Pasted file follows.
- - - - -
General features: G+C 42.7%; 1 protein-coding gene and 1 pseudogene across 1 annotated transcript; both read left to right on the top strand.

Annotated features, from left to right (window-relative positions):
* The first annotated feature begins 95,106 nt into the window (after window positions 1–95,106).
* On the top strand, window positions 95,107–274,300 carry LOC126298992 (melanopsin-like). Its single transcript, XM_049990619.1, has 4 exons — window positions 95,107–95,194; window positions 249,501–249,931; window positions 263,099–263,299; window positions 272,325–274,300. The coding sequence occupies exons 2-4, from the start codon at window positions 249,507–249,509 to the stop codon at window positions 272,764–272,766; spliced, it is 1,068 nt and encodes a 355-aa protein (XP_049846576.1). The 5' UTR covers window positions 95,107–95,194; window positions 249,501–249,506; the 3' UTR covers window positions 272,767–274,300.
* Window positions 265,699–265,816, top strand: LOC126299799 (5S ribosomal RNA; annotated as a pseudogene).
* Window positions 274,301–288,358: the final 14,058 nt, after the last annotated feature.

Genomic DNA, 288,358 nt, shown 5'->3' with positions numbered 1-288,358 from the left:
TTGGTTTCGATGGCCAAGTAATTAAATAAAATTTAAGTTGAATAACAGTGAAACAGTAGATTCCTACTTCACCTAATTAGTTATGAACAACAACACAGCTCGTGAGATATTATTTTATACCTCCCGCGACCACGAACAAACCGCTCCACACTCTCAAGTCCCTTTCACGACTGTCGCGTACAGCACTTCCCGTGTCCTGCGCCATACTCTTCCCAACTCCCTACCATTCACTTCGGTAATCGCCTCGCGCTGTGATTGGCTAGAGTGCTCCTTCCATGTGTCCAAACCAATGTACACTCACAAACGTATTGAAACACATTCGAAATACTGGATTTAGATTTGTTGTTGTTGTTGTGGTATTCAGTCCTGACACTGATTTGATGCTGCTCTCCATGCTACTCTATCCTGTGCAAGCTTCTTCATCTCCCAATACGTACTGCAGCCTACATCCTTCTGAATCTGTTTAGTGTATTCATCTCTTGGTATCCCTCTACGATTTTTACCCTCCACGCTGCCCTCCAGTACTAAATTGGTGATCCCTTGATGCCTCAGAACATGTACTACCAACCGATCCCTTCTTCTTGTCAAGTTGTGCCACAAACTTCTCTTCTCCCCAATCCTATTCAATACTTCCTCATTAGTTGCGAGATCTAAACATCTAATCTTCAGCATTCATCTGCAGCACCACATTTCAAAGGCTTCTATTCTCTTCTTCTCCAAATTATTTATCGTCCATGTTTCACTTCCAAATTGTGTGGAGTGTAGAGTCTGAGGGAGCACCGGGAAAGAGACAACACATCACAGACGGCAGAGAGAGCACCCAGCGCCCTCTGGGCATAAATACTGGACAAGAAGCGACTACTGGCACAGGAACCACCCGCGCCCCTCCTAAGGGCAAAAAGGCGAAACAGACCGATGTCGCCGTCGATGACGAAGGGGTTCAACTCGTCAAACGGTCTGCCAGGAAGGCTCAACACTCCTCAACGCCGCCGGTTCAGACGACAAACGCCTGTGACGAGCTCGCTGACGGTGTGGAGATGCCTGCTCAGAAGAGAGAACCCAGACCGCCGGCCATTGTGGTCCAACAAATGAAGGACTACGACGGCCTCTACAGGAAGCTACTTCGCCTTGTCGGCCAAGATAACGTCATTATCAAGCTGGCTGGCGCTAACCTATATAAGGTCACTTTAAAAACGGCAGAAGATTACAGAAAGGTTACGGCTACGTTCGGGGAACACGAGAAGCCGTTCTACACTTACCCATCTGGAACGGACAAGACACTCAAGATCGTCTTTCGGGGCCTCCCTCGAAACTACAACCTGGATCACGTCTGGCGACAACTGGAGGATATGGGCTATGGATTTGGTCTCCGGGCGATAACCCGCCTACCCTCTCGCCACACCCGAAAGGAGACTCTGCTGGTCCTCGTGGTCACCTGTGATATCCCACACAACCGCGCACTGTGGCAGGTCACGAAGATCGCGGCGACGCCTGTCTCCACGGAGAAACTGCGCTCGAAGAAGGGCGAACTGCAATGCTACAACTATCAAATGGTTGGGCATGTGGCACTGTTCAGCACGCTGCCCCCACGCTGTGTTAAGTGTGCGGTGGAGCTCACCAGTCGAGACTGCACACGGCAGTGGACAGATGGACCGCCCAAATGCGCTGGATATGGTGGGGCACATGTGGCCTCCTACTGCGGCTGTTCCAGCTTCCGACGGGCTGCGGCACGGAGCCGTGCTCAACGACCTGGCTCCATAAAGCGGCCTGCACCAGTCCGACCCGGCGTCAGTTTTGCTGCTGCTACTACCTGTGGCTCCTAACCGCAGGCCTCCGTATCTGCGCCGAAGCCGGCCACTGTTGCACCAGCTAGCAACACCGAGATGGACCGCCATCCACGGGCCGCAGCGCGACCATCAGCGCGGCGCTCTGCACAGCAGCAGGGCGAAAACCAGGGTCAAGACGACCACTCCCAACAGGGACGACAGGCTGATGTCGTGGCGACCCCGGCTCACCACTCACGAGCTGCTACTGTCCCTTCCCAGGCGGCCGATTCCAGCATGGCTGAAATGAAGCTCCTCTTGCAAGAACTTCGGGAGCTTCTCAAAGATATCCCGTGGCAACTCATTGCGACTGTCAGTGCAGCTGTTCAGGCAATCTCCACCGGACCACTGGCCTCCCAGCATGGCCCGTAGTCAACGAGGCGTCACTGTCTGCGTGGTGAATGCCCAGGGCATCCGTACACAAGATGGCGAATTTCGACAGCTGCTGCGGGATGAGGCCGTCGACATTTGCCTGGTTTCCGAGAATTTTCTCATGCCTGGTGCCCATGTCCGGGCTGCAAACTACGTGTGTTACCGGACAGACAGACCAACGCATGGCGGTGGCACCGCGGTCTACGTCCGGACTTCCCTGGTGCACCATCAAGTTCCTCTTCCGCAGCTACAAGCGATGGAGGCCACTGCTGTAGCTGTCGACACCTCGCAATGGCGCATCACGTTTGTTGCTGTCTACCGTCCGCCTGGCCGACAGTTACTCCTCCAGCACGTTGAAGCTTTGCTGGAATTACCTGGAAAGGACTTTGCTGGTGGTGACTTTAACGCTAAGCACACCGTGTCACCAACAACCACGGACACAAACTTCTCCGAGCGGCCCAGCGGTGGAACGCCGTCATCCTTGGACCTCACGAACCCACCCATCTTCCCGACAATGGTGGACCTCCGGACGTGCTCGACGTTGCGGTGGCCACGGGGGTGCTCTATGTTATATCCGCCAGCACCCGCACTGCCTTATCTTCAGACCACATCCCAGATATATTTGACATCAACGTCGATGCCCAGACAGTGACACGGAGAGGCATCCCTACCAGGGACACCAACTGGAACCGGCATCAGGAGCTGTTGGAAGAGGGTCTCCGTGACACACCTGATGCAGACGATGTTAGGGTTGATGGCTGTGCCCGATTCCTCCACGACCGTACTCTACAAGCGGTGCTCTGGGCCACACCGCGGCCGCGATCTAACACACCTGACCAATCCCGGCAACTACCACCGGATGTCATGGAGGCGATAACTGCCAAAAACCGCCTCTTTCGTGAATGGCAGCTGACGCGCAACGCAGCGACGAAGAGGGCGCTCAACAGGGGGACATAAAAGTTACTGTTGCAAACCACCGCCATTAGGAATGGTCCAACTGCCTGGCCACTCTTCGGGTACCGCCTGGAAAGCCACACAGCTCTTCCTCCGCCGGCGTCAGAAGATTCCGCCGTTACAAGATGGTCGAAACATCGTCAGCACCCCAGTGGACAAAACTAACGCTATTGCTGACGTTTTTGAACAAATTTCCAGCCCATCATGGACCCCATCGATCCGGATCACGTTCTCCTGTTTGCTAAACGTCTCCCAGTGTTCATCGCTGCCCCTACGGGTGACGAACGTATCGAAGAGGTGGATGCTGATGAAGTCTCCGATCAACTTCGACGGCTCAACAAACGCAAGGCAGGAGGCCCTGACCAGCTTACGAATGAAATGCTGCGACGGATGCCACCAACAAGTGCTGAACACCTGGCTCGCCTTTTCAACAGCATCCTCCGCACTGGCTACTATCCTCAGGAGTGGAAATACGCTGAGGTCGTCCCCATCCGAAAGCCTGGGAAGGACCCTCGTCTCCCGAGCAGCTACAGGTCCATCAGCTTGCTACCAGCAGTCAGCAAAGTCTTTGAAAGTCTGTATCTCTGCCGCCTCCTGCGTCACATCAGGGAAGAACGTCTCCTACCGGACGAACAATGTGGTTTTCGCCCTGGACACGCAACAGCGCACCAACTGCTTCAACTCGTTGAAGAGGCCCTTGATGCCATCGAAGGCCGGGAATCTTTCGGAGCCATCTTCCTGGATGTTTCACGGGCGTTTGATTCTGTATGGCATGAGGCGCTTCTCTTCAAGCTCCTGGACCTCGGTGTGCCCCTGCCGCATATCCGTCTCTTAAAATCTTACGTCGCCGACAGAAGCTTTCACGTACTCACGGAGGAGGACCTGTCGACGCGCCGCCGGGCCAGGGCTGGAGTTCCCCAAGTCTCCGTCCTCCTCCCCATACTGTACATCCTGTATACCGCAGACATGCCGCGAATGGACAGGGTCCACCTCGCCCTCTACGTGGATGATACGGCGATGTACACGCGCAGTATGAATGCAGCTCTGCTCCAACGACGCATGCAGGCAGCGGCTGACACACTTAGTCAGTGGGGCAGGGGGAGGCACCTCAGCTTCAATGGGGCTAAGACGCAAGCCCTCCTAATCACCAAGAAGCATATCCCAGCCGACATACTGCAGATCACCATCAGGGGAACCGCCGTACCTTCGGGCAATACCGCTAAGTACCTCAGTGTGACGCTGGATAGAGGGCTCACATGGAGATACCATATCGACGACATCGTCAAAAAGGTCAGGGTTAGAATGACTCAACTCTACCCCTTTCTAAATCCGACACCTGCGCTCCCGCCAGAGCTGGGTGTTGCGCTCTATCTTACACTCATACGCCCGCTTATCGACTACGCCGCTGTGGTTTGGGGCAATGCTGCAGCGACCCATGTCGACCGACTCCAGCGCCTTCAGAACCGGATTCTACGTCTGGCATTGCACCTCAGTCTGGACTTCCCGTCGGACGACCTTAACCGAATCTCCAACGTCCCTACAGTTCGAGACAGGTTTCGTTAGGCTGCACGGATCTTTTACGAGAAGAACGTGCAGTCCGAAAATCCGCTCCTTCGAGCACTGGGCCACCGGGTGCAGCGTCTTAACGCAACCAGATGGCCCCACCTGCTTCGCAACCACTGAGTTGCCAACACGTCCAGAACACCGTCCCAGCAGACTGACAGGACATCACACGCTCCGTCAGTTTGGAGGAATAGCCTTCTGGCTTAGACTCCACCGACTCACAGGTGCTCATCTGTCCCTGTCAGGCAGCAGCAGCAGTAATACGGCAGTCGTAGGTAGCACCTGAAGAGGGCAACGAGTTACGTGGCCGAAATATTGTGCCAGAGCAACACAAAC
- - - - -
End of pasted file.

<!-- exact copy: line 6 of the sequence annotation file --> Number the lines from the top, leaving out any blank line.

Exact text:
* Window positions 274,301–288,358: the final 14,058 nt, after the last annotated feature.